Two things happened in the last week that seem not to be connected but should be. The Citibank fraud bubbled up through the mud and more quietly the Financial Stability and Development Council (FSDC) had its first meeting. The first is a tiny example of what is wrong with the banking sector in India and the second may be a vehicle that could solve this. Though frauds can take place anywhere and in the best-regulated environments, the Citibank case points to issues other than fraud. Step back from the immediacy of Rs300 crore siphoned off by a suspected rogue employee (and we’re not really sure if that is true—how could an individual do this without even one compliance officer seeing a red flag?) and I see the problem in the banking sector as twofold. One, the government is the largest single owner of banks in India and, therefore, any reform that will shake status quo is very slow to take place. Two, the banking regulator sees its job primarily as a banker to the government with large macro goals and with the other major goal being to prevent bank failure. While this goal set may have worked well two decades ago, a third needs to be added, and very quickly, which is to protect customers from fraud and mis-selling of financial products.
Over the past two decades, an increasing part of a bank’s income is beginning to come from non-interest sources that include commissions, brokerages and other fee-based incomes. Brokerage, for example, makes up about half the non-interest income. The bank, as the holder of depositors’ funds, finds it easy to move money into financial products, as the customer is almost captive. Then there is the whole tradition of trust in banks that Indians have—to keep money safe, we put it in a bank. And when that trusted banker asks you to invest somewhere, you believe him.
But this is the place where the old system is breaking down and the new one is taking time in coming. The checks and balances needed to provide a safe environment for selling financial products and services are not in place. The Citibank case showed that clearly. And if these are not in place for such a large-ticket fraud, it is unlikely that much smaller cases of individuals getting sold dubious products either through miscommunication or outright fraud (forging signatures, swapping a fixed deposit application with that for a high-commission earning product, manufacturing rules that mandate buying high-commission products before a locker can be got or a loan or money transfer from abroad) are even in the radar of the regulator. A small dipstick survey will show the regulator how widespread the problem is in this space. But at the moment the willingness to step into this new role is missing. All my interactions with various levels of the regulator have ended in a hand-over-ear approach—if I don’t hear this I don’t have to do anything about it.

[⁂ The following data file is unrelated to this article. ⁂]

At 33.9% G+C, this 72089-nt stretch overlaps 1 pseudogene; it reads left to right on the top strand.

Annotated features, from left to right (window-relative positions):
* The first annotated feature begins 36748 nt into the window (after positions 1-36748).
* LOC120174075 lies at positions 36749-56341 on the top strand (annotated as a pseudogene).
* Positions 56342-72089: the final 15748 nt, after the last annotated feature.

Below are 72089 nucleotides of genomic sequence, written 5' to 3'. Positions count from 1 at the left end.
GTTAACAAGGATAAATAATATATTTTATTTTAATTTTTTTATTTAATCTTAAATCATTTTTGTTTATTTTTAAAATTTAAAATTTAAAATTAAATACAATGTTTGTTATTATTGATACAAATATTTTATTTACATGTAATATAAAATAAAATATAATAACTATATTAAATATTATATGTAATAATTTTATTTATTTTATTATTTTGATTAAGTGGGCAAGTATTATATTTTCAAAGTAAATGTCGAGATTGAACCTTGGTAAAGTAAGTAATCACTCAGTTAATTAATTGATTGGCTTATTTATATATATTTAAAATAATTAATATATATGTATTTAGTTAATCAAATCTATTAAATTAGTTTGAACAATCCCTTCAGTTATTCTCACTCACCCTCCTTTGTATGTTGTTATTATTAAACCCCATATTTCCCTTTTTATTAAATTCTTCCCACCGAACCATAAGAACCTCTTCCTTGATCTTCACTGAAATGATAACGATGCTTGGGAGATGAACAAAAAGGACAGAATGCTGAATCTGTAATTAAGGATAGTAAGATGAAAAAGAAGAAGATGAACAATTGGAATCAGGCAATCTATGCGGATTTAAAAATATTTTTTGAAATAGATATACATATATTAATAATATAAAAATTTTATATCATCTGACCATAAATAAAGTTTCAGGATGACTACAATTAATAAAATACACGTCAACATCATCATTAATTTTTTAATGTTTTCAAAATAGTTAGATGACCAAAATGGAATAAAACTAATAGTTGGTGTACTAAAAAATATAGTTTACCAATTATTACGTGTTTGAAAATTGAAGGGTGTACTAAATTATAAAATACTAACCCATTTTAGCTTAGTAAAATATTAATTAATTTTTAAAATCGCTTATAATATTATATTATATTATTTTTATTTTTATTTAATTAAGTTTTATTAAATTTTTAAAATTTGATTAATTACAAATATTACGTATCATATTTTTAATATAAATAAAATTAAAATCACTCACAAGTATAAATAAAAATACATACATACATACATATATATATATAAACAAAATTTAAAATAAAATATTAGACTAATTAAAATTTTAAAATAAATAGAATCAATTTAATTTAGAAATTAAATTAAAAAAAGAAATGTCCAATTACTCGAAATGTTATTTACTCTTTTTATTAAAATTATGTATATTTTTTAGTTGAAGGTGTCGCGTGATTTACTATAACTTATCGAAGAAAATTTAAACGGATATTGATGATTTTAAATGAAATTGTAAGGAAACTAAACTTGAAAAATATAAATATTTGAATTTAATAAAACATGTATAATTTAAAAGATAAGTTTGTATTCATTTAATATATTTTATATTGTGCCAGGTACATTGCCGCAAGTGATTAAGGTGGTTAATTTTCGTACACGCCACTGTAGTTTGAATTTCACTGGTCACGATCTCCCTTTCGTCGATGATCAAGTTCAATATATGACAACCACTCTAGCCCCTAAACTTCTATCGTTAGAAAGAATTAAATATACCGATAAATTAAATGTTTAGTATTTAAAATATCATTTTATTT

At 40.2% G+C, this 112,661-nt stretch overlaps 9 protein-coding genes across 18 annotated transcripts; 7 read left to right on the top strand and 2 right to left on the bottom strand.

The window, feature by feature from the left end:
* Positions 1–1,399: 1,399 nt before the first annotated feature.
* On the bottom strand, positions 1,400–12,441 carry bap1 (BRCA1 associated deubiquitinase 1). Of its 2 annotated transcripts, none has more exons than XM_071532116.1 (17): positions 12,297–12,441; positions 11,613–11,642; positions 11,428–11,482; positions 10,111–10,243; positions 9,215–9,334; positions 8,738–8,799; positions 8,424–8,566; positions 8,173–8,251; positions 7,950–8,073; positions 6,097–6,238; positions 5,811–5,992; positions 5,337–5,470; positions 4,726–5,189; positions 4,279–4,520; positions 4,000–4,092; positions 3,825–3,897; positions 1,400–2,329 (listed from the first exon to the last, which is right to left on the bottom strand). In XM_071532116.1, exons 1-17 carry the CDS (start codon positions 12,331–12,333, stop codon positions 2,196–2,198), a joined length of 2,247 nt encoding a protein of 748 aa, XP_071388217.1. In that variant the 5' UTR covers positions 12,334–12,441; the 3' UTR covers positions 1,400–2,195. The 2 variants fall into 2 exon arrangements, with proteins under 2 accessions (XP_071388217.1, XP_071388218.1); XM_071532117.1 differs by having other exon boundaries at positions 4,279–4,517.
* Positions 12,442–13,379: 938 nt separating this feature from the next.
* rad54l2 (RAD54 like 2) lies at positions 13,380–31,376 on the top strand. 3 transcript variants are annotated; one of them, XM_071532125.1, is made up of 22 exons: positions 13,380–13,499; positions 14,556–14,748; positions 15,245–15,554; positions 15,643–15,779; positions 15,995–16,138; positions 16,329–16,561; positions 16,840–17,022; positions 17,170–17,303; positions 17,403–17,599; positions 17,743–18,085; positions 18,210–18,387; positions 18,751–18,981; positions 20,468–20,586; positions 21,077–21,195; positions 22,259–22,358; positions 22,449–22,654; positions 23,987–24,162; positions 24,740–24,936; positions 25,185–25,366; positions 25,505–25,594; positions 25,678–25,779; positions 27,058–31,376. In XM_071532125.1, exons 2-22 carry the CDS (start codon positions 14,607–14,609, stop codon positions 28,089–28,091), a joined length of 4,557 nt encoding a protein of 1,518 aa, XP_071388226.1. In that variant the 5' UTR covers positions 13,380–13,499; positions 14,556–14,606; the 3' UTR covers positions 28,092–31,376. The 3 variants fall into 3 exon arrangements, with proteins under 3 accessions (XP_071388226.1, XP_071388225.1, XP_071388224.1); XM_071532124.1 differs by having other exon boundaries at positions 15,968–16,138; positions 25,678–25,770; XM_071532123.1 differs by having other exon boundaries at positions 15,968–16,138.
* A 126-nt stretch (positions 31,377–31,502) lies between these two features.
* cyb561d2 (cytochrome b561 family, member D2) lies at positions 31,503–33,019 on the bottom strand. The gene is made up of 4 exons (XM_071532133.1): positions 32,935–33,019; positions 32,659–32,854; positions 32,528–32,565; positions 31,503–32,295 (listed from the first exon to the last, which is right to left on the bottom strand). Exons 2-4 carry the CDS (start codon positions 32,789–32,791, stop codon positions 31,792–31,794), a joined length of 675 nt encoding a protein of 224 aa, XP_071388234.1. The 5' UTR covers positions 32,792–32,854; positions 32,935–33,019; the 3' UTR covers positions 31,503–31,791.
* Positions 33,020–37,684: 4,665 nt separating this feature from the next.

Most financial products sold by banks are manufactured and regulated outside the banking sector, allowing banks to remain in a regulatory crack, removing the need for even basic hygiene in product sales. A part of the mandate of the FSDC, set up in the shadow of the regulatory battle between the capital market and insurance regulators, is to sort out issues that fall into such cracks. It finally takes a scam with many zeros to get the government and regulators to wake up. We have the newspeg in place with Citi. The FSDC has had its first meeting. The next step needs to be the setting up of financial seller and adviser regulations as a priority.
Endnote: I can’t resist it. Even though a full handbook will be with you on Friday with what we think this year will mean for your money, here is some more stuff. Ignore the noise. Every year the world comes to an end many times. Every year is the worst year since the beginning of history. Every year some disaster comes that is bigger than anything ever before. But mankind has managed to move forward despite all these disaster stories and doomsday predictions. This was brought home sharply when I watched this fantastic BBC Four video (http://bit.ly/fOGNAN) titled 200 Countries, 200 Years and 4 Minutes. On two parameters of per capita income (plotted on the x axis) and life expectancy (plotted on the y axis) the world was poor and sick 200 years ago, with low levels of per capita income and a life expectancy less than 40 years. By 1948, Europe, America and Japan were rich and healthy but Africa and Asia are still poor and unhealthy. The last 60 years have seen these move towards the middle quadrant of better income and health. The long-term trend line is for the entire world to move to the top right quadrant of rich and healthy. India is still in the middle and has 20 years of fast growth before we mature. Ignore the scams and noise. Choose good funds and just salt it away. Mail me in 20 years to tell me the zeros in your pot of money.
To read all of Monika Halan’s earlier columns, go to www.livemint.com/expenseaccount
Monika Halan works in the area of financial literacy and financial intermediation policy and is a certified financial planner. She is editor, Mint Money, and can be reached at email@example.com